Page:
A combination of Architecture and technology and a incredible wonder of future.

It s the one of the biggest, higly cost and wonderful project of the world in future.

The tunnel, once built for an estimated $25 billion, would see two tubes of around 1,200 meters each submerged 20 meters beneath the Norwegian Sea. In order to give drivers the feeling of being in any other tunnel, the tubes will be attached to the bedrock of each fjord and then attached to pillars floating on top of the sea. Another design option would see a bridge built on top of the tunnel for stability.
The idea picked up speed when Norway’s public roads body approved the building of these tunnels along E39, the highway along its western coastline that has the most ferries for a single road in Europe.
The tunnel is far off from completion, set to be inaugurated in 2035. However, early testing is proving the project’s potential. The Norwegian University of Science and Technology’s (NTNU) Centre for Advanced Structural Analysis has been stress-testing concrete to be used on the tunnel and has found that it could resist far more pressure than previously thought, up to an explosion inside the tunnel with walls 80-100 cm thick.
Furthermore, this new science rests on existing technologies. Offshore drilling platforms have become increasingly sophisticated at being anchored to the seabed, allowing them to resist gale-strength winds and huge waves. Floating bridges, such as the 2.3-kilometer example in Lake Washington, offer the technology that could see the tunnel accompanied by its own bridge.
“This idea of Norway’s is sort of an intermediate technology of things that have been done before,” says Henry Petroski, a Duke University civil engineer who specializes in bridges.
There are also concerns about this project. While it might increase commuter ease and reduce journey times, these underwater tunnels could wreak havoc with shipping and military operations. The government has already acknowledged the tunnels could pose a problem for Norway’s submarine fleet.

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Road to the Future | The B1M

In an effort to reduce the environmental impact of road construction, a number of new innovations are being developed. For more by The B1M subscribe now:

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Norway Coastal Highway Route E39 animation

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World's Most Dangerous Road? Norway Road Trip

If you're looking for the best places to visit in Norway, then here's a few travel tips. Today's Norway Road vlog took us through Geiranger, to the world famous Trollstigen road, the city of Alesund, the Atlantic Ocean Road AND ended after 3 flights in Lofoten. Yeah. That's a lot.

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World's longest road tunnel (24.5 km/15.2 mi), Lærdalstunnelen in Norway

The world's longest road tunnel is located in Lærdal, Norway. The tunnel is 24.5 km (15.2 mi) long. It takes about 18 minutes to drive through it.

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Crossing an Ocean: The Hong Kong-Zhuhai-Macau Bridge | The B1M

This $15BN ocean crossing connects Hong Kong with Macau and Zhuhai, drastically reducing journey times and bringing over 68 million people closer together. For more by The B1M subscribe now:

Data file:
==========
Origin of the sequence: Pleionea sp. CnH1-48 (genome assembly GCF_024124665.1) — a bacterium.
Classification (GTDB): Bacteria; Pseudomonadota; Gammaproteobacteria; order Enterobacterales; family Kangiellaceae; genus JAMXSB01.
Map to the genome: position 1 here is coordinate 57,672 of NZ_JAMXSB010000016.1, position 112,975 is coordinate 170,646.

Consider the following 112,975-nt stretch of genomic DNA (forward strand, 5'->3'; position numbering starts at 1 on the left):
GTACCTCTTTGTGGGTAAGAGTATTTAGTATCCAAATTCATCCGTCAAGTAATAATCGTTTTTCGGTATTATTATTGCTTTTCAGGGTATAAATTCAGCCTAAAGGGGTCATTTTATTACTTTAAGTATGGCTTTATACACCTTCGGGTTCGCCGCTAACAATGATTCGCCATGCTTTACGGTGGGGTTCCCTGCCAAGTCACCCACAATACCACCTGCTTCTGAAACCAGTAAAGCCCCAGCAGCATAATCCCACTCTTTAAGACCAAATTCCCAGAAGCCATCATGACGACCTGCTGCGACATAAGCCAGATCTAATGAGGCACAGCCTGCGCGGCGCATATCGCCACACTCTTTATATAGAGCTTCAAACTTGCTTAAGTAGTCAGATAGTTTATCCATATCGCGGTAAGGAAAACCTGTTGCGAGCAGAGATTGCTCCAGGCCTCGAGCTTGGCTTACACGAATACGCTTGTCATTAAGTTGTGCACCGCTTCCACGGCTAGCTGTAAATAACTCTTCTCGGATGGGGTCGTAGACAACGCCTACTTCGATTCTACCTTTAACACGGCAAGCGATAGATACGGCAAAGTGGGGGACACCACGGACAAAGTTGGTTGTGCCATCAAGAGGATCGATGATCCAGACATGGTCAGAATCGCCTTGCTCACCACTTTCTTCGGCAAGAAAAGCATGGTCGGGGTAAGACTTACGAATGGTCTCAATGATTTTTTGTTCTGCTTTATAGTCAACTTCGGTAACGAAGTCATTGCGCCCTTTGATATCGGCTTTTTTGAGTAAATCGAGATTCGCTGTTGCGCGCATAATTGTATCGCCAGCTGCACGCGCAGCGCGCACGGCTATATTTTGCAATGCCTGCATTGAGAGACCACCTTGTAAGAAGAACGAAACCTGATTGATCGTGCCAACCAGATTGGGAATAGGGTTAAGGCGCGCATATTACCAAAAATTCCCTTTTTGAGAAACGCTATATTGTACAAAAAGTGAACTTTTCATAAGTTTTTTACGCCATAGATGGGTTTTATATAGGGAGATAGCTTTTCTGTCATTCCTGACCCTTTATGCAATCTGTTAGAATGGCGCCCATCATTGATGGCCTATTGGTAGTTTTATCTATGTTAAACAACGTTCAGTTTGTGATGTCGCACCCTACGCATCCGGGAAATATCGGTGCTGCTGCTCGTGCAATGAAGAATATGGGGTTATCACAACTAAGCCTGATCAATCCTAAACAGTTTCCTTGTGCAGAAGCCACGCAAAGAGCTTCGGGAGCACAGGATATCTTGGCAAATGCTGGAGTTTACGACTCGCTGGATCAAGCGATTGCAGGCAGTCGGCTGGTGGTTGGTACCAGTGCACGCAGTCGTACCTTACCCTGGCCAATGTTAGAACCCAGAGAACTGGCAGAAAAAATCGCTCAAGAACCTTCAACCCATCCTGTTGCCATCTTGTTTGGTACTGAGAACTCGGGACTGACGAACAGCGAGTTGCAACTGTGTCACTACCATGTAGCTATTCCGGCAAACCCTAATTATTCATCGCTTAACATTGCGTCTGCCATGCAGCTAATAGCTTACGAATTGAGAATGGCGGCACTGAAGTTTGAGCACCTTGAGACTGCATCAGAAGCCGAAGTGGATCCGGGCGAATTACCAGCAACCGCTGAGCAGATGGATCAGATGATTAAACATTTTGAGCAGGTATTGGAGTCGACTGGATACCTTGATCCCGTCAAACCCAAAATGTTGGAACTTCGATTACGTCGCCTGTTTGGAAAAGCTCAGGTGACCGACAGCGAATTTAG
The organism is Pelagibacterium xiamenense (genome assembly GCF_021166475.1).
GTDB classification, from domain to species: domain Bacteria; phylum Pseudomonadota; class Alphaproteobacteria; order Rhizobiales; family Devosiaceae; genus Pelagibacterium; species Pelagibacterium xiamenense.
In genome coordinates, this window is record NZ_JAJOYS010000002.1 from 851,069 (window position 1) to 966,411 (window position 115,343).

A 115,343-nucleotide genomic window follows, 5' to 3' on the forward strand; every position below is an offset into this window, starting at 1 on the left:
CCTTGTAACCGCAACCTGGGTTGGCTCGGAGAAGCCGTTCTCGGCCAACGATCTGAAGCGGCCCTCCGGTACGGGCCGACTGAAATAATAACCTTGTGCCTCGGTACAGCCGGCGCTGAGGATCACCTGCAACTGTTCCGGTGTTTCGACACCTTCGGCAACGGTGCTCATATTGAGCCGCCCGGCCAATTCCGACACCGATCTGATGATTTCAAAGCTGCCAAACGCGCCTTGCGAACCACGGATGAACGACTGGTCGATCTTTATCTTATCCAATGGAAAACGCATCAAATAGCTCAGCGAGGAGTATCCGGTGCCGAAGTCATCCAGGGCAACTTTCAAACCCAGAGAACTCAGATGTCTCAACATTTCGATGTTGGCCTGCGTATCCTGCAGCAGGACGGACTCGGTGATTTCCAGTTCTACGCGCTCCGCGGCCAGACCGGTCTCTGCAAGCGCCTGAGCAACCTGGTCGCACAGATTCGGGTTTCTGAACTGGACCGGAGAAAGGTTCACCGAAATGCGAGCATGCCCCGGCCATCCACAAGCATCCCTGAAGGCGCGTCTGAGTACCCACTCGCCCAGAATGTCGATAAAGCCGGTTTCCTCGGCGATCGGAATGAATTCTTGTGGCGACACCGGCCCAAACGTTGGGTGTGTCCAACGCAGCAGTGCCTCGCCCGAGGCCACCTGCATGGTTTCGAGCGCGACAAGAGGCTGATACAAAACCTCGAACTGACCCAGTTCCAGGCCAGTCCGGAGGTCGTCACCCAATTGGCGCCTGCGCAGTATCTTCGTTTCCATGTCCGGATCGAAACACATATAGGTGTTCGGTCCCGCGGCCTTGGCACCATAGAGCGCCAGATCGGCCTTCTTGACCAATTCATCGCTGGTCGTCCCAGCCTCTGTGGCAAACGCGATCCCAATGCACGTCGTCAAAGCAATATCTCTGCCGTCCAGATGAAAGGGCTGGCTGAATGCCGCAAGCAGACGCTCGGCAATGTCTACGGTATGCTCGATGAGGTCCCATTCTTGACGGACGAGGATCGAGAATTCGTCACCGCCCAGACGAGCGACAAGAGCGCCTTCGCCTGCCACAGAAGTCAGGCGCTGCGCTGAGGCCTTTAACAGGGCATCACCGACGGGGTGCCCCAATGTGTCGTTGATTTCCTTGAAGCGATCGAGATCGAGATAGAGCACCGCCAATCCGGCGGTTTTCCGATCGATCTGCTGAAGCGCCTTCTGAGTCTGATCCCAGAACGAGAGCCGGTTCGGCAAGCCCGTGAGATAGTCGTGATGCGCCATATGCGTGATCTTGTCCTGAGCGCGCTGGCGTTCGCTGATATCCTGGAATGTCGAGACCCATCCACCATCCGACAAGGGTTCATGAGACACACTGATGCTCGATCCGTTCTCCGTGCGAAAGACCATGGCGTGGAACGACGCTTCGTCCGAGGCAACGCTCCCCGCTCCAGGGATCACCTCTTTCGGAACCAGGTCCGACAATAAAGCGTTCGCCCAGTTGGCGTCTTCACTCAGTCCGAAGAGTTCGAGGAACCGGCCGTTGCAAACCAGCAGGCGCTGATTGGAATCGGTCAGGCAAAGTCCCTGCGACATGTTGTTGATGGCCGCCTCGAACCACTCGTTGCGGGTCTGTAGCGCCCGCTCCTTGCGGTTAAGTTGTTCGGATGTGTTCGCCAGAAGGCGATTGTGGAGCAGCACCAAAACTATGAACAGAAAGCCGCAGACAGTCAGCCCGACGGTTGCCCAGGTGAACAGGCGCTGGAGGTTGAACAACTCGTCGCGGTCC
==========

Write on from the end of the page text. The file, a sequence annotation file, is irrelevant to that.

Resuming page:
Read the full story on this video, including images and useful links, here:

Images courtesy of Xinhua, Hong Kong-Zhuhai-Macao Bridge Authority, ARUP, Liang Xu, Mott McDonald, Google Earth, Robert Ng of the South China Morning Post, Nick D, Dragages Hong Kong, Tim Leung, Macau News, Frank Chen and Kin Cheung.

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Norway plans to build a 'floating tunnel' under the sea

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The Norwegian Public Roads Administration plans to build floating tunnels as part of a coastal highway that would run between Kristiansand and Trondheim, according to the agency's website.


It currently takes 21 hours and 7 ferry crossing to travel between these two cities, according to NPR.


The new Coastal Highway Route would include bridges as well as submerged floating tunnels that would connect different fjords, CNN reports. It is expected to cut travel time by half.


The floating tunnels would be installed around 30 meters under the water, according to CNN.


The tunnels would be anchored to the seabed or to pontoons which would float on the surface of the water, CNN reports. This will help in stabilizing the structure. It will then function as an ordinary tunnel, allowing vehicles to drive from one end to the other.


If Norway succeeds, this could be the world's first underwater floating tunnel.


RUNDOWN SHOWS:
1. Map of Norway's Coastal Highway Route
2. Bridge and a submerged floating tunnel
3. Floating tunnel anchored to the seabed and pontoons floating on the surface of the water
4. Vehicles driving through the floating tunnel


VOICEOVER (in English):
The Norwegian Public Roads Administration plans to create a Coastal Highway Route that would run between Kristiansand and Trondheim.


CNN reports the new highway would include bridges as well as submerged floating tunnels that would connect different fjords.


It is expected to cut travel time by half.


The floating tunnels would be installed around 30 meters under the water.


The tunnels would be anchored to the seabed or to pontoons which would float on the surface of the water. This will help in stabilizing the structure.